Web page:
1887
Variation in (Sub)standard language
  • ISSN 0774-5141
  • E-ISSN: 1569-9676
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Abstract

Abstract. This article discusses the structure of working class language use {Arbeitersprache) in Bruges during the 19th century. It will be demonstrated that the written language of this 'silent majority' of the population was a defective and ill-construed code, displaying defects at all linguistic levels, and consequently testifying of semi-literacy or near-literacy. Through a set of representative text samples, we will discuss such features as inconsequent spelling, word omission, unfinished sentences, lack of coherence and stylistic unstableness. Through a comparison of examples from the beginning and the end of the 19th century, written by both trade servants and masters, it will be shown that defective language use was not limited to lower groups of the working class, nor to the earlier years of the century. At the end of this article, we will argue that a discussion of 19th century language use (and of 'Arbeitersprache' in particular) should not only concentrate on the writer's social class; social processes like literacy and schooling, which go beyond class boundaries, may have a far higher explanatory value in these matters.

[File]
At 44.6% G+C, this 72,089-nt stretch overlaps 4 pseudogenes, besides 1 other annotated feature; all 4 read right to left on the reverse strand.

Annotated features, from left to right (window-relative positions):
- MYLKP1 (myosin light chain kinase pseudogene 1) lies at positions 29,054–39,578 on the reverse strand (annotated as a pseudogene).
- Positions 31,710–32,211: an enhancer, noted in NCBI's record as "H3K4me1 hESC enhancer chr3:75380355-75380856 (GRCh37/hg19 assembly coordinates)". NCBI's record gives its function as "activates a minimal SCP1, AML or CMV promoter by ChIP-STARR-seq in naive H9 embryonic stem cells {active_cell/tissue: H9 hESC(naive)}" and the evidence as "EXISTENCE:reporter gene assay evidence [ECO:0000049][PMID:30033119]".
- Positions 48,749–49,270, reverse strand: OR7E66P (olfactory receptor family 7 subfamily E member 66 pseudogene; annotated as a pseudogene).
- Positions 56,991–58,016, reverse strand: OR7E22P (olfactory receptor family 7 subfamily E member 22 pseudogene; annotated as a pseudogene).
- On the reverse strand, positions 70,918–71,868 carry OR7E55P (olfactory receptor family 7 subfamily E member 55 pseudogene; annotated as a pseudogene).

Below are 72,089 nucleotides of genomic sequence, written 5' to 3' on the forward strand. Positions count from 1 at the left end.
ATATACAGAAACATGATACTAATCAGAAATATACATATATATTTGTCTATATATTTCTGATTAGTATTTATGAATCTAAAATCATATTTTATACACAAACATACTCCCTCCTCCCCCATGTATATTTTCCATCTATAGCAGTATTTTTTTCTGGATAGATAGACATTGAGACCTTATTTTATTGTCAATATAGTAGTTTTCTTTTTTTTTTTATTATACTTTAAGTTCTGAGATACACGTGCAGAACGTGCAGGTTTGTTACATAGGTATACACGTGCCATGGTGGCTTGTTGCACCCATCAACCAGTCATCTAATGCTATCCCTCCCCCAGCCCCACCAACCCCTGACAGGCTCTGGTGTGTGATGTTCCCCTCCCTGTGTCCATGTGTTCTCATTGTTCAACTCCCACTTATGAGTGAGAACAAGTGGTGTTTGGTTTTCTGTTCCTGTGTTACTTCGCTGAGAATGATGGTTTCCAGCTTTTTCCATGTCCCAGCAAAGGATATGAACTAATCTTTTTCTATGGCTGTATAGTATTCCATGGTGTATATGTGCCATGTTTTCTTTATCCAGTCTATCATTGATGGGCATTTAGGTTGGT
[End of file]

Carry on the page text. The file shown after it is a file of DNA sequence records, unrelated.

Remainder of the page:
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/content/journals/10.1075/bjl.13.06van
1999-01-01
2019-10-23
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References

http://instance.metastore.ingenta.com/content/journals/10.1075/bjl.13.06van
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  • Article Type: Research Article
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